Columns » Balancing Act

Two Educators on Tech, Commuting and Teaching Teens Responsibility

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Mom: Michelle Szabo, 46, program manager for instruction at the Stern Center for Language and Learning in Williston - Dad: Dave Szabo, 47, 8th grade teacher at Missisquoi Valley Union Middle/High School in Swanton - Kids: Son, Nick, 17, and daughter, Carissa, 15 - JIM DESHLER
  • Jim Deshler
  • Mom: Michelle Szabo, 46, program manager for instruction at the Stern Center for Language and Learning in Williston
    Dad: Dave Szabo, 47, 8th grade teacher at Missisquoi Valley Union Middle/High School in Swanton
    Kids: Son, Nick, 17, and daughter, Carissa, 15

The Szabo family's almost 200-year-old farmhouse is situated amid the rolling green hills of Lamoille County. The pastoral landscape is peaceful, with just the occasional sound of traffic from nearby Route 15. On the September evening of my visit, laughter spilled out of the open kitchen window. Once inside, the whole Szabo clan welcomed me with a warm hello.

But before we even sat down to talk, the teenagers had disappeared — Carissa to a dance class in Morrisville; Nick to do homework in his room. Such is life with independent older children, Michelle and Dave said.

Nick can drive now, so their roles as parents have shifted from chauffeurs and organizers to providers of guidance and support. As educators — Michelle is a program manager at the Stern Center, and Dave is an 8th grade social studies teacher — they know that being organized and responsible is important, and try to model these traits for their kids.

On being plugged in:

Dave: I think technology has really helped balance things out. If I need to pick something up for dinner on the way home, Michelle can text me and I know what the heck to get so I can make dinner. There's a lot of texting, which helps to coordinate when we are in different places.

Michelle: Google Calendar! Man, I love that thing. We have a Szabo family calendar. Carissa's dance classes are in there, Nick's senior pictures on Thursday are in there, and my and Dave's late nights are in there. We've had great success with a paper calendar in the past, and then we'd start going places and we couldn't always have the calendar. It's been a transition to get the kids to look at [Google Calendar], but they do now. Eventually I will get my recipes into the calendar and people can just pull that up with a link to the recipe. I'm not there yet, but that's my goal!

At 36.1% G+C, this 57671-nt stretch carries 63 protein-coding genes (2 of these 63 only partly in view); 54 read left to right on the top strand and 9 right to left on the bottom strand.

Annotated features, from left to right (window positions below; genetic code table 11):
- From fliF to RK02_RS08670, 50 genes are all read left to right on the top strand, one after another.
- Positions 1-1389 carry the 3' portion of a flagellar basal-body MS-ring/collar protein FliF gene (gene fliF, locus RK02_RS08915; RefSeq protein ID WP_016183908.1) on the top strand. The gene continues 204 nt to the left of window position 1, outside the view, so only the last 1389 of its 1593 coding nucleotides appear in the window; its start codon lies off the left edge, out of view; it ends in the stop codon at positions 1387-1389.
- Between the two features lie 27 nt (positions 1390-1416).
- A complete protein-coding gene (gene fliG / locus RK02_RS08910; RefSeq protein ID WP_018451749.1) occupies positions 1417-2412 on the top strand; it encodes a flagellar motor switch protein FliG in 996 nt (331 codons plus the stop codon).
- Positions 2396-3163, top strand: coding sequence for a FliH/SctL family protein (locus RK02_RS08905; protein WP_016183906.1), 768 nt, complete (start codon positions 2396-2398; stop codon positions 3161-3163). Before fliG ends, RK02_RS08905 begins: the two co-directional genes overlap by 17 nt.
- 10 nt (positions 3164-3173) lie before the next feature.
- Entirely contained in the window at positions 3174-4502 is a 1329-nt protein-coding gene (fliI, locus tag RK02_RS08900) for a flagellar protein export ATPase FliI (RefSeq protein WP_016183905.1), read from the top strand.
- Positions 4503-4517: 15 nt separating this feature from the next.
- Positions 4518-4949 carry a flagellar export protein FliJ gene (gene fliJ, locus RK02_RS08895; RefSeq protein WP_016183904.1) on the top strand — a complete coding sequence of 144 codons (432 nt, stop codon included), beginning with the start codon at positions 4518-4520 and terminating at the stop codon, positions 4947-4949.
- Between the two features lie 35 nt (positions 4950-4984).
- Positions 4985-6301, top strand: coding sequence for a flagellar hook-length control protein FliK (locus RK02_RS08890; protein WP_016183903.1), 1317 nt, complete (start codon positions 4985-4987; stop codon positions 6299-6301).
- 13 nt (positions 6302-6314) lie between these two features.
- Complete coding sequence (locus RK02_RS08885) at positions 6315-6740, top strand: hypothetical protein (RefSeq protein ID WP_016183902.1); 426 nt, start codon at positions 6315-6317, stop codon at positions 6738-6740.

On the value of a long commute:

Michelle: I listen to so many audio books. I get so much reading done! It's phenomenal. My alone time is really my time to and from work. I cherish that time. It's 45 minutes at the beginning and end of my day where almost all the time I can just ... (big sigh).

Dave: There are three other people who live in the area who go up to Swanton, so I carpool and drive once or twice a week, which is nice. The difference between my commute and Michelle's is that I go up Route 104 and there's no one. Michelle hits the traffic going to Williston. It's good because [during the carpool] we talk — not about school — we just debrief and talk about other things, which puts me in a more relaxed mood when I come in.

On choosing chores:

Michelle: We try to demonstrate family responsibility for the house, so the kids have to mow or clean the bathrooms or mop the floor, and we all have to pitch in. We are list makers, so I will make a list of all the chores that need to happen and everybody picks two. And you put your initial next to it and then a check mark when it's done. I make the list on Friday night or Saturday morning and the chores have to be done by dinner on Saturday. [The kids] tend to pick the same things, so they get really good at it!

Dave: Usually we let them sign up first, then Michelle and I will sign up after them. I think giving kids options eases the pain of chores.

On work flexibility:

Dave: I try to prioritize the family but Michelle, you know, is the center of it and makes it run. I don't have a lot of flexibility in my job and sometimes I choose not to have it (laughter from both of them). You know, that doctor or dentist appointment, I'm like, Michelle, sounds like you can take care of that (more laughter).

Michelle: Sick days and appointments have always been me. I have more flexibility in my job. If something comes up at 8:50 a.m., well, that's second period in a middle school so he can't just go in a little bit late or they'd have to get a sub. And if the kids get sick now and it's not a violent illness, they can stay home by themselves.

On the desire for more unplanned time:

Michelle: I wish there was an extra hour every day that was unscheduled, where we could do the family dinners, because almost every time we sit down together we have really good, lively conversations. We have kids with great senses of humor and they tell funny stories, so if I could have one additional hour between 5 and 7 p.m., that would be what I would want. Not on the weekends, not late at night — the kids tuck me in now! It's completely different now that they are older.


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